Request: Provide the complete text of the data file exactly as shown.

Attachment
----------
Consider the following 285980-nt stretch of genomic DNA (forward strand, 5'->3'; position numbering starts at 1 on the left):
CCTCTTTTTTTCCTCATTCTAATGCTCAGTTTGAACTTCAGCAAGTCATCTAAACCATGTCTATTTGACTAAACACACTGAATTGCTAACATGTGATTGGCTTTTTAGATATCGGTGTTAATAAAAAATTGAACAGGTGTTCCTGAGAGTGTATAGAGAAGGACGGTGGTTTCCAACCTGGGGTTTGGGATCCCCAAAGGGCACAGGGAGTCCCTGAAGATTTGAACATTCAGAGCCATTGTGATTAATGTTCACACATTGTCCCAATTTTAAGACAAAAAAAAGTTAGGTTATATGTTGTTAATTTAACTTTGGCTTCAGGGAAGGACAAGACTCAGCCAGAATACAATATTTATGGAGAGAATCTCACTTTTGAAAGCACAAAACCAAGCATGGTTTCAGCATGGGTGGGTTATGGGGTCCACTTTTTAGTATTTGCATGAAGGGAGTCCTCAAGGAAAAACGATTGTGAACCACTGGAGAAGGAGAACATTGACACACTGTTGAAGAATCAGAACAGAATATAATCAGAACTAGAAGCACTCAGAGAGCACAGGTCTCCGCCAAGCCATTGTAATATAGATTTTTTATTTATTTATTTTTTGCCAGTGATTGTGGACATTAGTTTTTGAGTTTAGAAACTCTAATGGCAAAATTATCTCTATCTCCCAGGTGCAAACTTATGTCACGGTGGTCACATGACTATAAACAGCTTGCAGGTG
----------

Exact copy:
Consider the following 285980-nt stretch of genomic DNA (forward strand, 5'->3'; position numbering starts at 1 on the left):
CCTCTTTTTTTCCTCATTCTAATGCTCAGTTTGAACTTCAGCAAGTCATCTAAACCATGTCTATTTGACTAAACACACTGAATTGCTAACATGTGATTGGCTTTTTAGATATCGGTGTTAATAAAAAATTGAACAGGTGTTCCTGAGAGTGTATAGAGAAGGACGGTGGTTTCCAACCTGGGGTTTGGGATCCCCAAAGGGCACAGGGAGTCCCTGAAGATTTGAACATTCAGAGCCATTGTGATTAATGTTCACACATTGTCCCAATTTTAAGACAAAAAAAAGTTAGGTTATATGTTGTTAATTTAACTTTGGCTTCAGGGAAGGACAAGACTCAGCCAGAATACAATATTTATGGAGAGAATCTCACTTTTGAAAGCACAAAACCAAGCATGGTTTCAGCATGGGTGGGTTATGGGGTCCACTTTTTAGTATTTGCATGAAGGGAGTCCTCAAGGAAAAACGATTGTGAACCACTGGAGAAGGAGAACATTGACACACTGTTGAAGAATCAGAACAGAATATAATCAGAACTAGAAGCACTCAGAGAGCACAGGTCTCCGCCAAGCCATTGTAATATAGATTTTTTATTTATTTATTTTTTGCCAGTGATTGTGGACATTAGTTTTTGAGTTTAGAAACTCTAATGGCAAAATTATCTCTATCTCCCAGGTGCAAACTTATGTCACGGTGGTCACATGACTATAAACAGCTTGCAGGTG